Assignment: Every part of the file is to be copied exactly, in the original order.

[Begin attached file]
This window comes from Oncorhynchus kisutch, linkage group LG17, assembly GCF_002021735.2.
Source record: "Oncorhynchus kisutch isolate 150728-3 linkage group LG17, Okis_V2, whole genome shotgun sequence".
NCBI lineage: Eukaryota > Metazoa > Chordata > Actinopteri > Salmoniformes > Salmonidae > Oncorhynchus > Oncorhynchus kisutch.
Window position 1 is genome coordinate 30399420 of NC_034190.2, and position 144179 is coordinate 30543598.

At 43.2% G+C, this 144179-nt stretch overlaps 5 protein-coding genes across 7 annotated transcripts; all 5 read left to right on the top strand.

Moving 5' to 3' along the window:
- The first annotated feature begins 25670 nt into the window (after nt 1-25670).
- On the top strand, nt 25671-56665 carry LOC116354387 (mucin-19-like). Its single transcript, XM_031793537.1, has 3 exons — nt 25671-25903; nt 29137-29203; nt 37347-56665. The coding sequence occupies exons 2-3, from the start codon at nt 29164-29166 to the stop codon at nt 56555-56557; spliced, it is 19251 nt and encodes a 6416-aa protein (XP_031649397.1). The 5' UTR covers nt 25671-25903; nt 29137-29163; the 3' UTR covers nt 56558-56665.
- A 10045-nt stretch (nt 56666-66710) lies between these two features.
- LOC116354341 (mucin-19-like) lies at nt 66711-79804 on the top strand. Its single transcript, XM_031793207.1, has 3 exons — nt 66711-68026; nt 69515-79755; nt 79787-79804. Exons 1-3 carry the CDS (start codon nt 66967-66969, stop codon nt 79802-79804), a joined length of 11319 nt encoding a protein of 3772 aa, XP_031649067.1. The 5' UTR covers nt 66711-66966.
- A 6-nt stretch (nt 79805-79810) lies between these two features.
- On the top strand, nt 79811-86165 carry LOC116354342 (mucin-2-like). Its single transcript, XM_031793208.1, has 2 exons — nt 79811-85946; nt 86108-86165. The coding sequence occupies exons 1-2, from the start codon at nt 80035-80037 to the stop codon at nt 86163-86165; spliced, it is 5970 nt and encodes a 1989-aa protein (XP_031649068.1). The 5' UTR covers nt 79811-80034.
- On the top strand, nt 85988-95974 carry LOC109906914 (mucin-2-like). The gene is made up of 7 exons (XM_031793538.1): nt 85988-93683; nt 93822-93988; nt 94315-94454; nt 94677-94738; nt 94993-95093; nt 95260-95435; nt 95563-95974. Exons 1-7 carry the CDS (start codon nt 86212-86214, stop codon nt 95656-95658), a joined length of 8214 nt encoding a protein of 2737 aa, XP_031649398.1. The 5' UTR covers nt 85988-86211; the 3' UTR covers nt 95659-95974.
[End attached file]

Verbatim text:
This window comes from Oncorhynchus kisutch, linkage group LG17, assembly GCF_002021735.2.
Source record: "Oncorhynchus kisutch isolate 150728-3 linkage group LG17, Okis_V2, whole genome shotgun sequence".
NCBI lineage: Eukaryota > Metazoa > Chordata > Actinopteri > Salmoniformes > Salmonidae > Oncorhynchus > Oncorhynchus kisutch.
Window position 1 is genome coordinate 30399420 of NC_034190.2, and position 144179 is coordinate 30543598.

At 43.2% G+C, this 144179-nt stretch overlaps 5 protein-coding genes across 7 annotated transcripts; all 5 read left to right on the top strand.

Moving 5' to 3' along the window:
- The first annotated feature begins 25670 nt into the window (after nt 1-25670).
- On the top strand, nt 25671-56665 carry LOC116354387 (mucin-19-like). Its single transcript, XM_031793537.1, has 3 exons — nt 25671-25903; nt 29137-29203; nt 37347-56665. The coding sequence occupies exons 2-3, from the start codon at nt 29164-29166 to the stop codon at nt 56555-56557; spliced, it is 19251 nt and encodes a 6416-aa protein (XP_031649397.1). The 5' UTR covers nt 25671-25903; nt 29137-29163; the 3' UTR covers nt 56558-56665.
- A 10045-nt stretch (nt 56666-66710) lies between these two features.
- LOC116354341 (mucin-19-like) lies at nt 66711-79804 on the top strand. Its single transcript, XM_031793207.1, has 3 exons — nt 66711-68026; nt 69515-79755; nt 79787-79804. Exons 1-3 carry the CDS (start codon nt 66967-66969, stop codon nt 79802-79804), a joined length of 11319 nt encoding a protein of 3772 aa, XP_031649067.1. The 5' UTR covers nt 66711-66966.
- A 6-nt stretch (nt 79805-79810) lies between these two features.
- On the top strand, nt 79811-86165 carry LOC116354342 (mucin-2-like). Its single transcript, XM_031793208.1, has 2 exons — nt 79811-85946; nt 86108-86165. The coding sequence occupies exons 1-2, from the start codon at nt 80035-80037 to the stop codon at nt 86163-86165; spliced, it is 5970 nt and encodes a 1989-aa protein (XP_031649068.1). The 5' UTR covers nt 79811-80034.
- On the top strand, nt 85988-95974 carry LOC109906914 (mucin-2-like). The gene is made up of 7 exons (XM_031793538.1): nt 85988-93683; nt 93822-93988; nt 94315-94454; nt 94677-94738; nt 94993-95093; nt 95260-95435; nt 95563-95974. Exons 1-7 carry the CDS (start codon nt 86212-86214, stop codon nt 95656-95658), a joined length of 8214 nt encoding a protein of 2737 aa, XP_031649398.1. The 5' UTR covers nt 85988-86211; the 3' UTR covers nt 95659-95974.